The US OCC allows banks, with certain restrictions, to hold assets in reserve for stablecoin issuers.

By Alan W. Avery, Todd Beauchamp, Stephen P. Wink, Pia Naib, Loyal T. Horsley, Charles Weinstein, and Deric Behar

On September 21, 2020, the US Office of the Comptroller of the Currency (OCC) issued Interpretive Letter #1172 (the Letter), giving national banks and federal savings associations (FSAs) the greenlight to hold deposits that serve as reserves for the underlying assets backing certain “stablecoins” on behalf of customers. According to the Letter, national banks and FSAs are granted this expanded authority to hold stablecoin reserves if all of the following conditions are met:

  • Deposits that constitute reserves for stablecoins are limited to stablecoin transactions involving hosted wallets.
  • The stablecoins are backed by a single fiat currency.
  • The stablecoins are redeemable by the holder on a one-to-one basis upon submission of a redemption request to the issuer.

According to the letter, a national bank or FSA that seeks to provide deposit services for stablecoin issuers should adhere to all of the following requirements:

  • Conduct customer due diligence commensurate with the risks associated with maintaining a relationship with a stablecoin issuer, including issuer compliance with the Bank Secrecy Act (BSA) and other anti-money laundering (AML) regulatory requirements, as well as other laws and regulations, including money transmission and virtual currency business licensing obligations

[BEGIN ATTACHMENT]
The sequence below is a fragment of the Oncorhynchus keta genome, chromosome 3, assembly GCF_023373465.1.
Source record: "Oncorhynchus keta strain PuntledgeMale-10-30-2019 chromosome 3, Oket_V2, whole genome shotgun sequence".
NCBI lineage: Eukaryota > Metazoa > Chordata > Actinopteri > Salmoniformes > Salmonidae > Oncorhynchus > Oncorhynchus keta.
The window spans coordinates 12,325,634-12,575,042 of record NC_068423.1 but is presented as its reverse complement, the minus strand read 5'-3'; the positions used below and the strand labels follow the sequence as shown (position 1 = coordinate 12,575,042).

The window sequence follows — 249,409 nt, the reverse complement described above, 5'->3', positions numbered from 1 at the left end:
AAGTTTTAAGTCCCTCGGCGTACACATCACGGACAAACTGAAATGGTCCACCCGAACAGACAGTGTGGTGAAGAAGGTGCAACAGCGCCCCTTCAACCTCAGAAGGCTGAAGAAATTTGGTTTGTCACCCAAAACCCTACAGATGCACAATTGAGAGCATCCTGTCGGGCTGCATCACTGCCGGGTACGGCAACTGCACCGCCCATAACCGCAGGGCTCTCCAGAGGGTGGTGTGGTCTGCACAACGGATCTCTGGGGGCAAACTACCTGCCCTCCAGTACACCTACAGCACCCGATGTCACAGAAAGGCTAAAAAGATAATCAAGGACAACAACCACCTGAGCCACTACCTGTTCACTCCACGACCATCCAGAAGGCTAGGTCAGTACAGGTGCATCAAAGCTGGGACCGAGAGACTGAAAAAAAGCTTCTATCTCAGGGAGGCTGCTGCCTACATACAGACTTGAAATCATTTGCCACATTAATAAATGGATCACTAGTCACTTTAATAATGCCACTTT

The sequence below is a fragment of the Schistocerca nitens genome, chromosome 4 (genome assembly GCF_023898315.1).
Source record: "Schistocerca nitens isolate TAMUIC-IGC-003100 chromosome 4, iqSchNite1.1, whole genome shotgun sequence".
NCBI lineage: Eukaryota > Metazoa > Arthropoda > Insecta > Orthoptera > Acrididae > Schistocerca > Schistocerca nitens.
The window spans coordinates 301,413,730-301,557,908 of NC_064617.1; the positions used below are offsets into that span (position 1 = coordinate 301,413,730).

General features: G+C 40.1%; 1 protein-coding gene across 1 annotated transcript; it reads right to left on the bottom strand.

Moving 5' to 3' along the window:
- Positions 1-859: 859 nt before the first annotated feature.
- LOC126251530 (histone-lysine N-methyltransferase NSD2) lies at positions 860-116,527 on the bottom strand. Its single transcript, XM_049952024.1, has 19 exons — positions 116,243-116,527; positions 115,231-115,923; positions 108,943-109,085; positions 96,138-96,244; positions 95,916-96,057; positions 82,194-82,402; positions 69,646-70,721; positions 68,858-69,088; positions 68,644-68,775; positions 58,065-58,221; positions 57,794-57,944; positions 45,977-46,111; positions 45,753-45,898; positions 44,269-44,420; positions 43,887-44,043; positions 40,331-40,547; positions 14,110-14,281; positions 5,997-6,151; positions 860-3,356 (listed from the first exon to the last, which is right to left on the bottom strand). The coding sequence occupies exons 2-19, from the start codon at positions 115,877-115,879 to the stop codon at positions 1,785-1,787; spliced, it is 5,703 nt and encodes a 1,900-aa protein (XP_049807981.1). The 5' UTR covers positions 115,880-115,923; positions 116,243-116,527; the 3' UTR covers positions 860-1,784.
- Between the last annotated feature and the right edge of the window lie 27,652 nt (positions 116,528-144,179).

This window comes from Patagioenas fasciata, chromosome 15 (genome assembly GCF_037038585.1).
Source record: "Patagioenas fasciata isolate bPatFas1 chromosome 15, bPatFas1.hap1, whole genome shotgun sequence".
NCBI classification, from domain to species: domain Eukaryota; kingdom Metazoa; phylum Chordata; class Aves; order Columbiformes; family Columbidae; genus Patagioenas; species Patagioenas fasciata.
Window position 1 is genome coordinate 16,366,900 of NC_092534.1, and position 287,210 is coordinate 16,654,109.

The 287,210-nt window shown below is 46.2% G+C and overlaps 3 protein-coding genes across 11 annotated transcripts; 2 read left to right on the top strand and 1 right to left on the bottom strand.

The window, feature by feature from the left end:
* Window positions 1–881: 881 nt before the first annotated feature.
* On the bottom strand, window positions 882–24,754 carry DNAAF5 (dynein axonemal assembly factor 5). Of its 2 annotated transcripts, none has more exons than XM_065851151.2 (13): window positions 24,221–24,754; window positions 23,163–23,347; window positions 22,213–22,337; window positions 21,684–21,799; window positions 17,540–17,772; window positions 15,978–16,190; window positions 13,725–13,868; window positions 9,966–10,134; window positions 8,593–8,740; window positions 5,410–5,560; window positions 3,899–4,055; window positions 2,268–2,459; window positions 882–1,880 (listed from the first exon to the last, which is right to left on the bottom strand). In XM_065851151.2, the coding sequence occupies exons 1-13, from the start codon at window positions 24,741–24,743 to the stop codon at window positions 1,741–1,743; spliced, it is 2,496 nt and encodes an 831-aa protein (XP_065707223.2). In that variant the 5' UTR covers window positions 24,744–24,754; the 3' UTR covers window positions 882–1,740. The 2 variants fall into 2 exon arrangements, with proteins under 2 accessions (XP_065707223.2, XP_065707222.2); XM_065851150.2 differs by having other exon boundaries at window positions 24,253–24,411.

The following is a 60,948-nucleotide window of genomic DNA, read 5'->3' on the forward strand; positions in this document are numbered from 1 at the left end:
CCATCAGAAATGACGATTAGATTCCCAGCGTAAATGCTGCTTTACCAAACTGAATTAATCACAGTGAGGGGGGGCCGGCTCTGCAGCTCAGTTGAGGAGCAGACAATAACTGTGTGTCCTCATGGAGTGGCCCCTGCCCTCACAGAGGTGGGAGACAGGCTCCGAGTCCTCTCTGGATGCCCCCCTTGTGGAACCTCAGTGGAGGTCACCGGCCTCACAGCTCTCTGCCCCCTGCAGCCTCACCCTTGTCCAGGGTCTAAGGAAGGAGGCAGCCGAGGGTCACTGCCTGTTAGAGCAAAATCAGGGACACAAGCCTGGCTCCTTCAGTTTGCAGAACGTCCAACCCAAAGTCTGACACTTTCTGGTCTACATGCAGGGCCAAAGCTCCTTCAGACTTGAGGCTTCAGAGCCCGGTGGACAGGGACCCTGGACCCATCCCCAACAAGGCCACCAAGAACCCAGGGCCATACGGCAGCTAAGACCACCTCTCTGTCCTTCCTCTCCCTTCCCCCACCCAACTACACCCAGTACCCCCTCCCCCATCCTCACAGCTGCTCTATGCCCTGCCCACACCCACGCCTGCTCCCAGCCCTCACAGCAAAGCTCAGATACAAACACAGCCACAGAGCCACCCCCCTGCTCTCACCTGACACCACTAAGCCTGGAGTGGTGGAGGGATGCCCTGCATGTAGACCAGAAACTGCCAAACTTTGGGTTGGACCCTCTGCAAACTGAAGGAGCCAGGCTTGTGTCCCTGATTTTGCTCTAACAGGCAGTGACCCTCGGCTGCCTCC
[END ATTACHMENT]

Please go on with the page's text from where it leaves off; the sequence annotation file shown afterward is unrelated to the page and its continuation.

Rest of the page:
• Be aware of the laws and regulations relating to deposit insurance coverage, including deposit insurance limits and “pass through” deposit insurance requirements to an underlying depositor, and provide accurate and appropriate disclosures regarding such coverage
  • Verify (at least once per day) that reserve account balances are equal to or greater than the number of outstanding stablecoins issued by the issuer
  • Identify and verify the beneficial owners of legal entity customers opening accounts
  • Manage liquidity risk with sophistication equal to the risks undertaken, and the complexity of exposures
  • Ensure that appropriate compliance controls are instituted before providing deposit services to stablecoin issuers
  • Comply with all applicable laws and regulations, including federal securities laws

The Letter continues the OCC’s cryptoasset friendly posture under Acting Comptroller of the Currency Brian P. Brooks. The latest statement follows a similar letter the OCC issued in July, granting national banks and FSAs the ability to provide customers with custody services for cryptocurrencies and digital assets that are not broadly used as currencies (previously covered in this post).

The US Securities and Exchange Commission’s (SEC) Strategic Hub for Innovation and Financial Technology issued a statement in the wake of the Letter, reminding market participants to perform a careful regulatory review of all digital assets under consideration. A facts and circumstances analysis is critical to determining whether the registration, reporting, and other requirements of the federal securities laws are implicated.

For more information regarding the SEC’s guidance on this topic, see Latham’s blog post New SEC Token Guidance: This Is Howey Do It.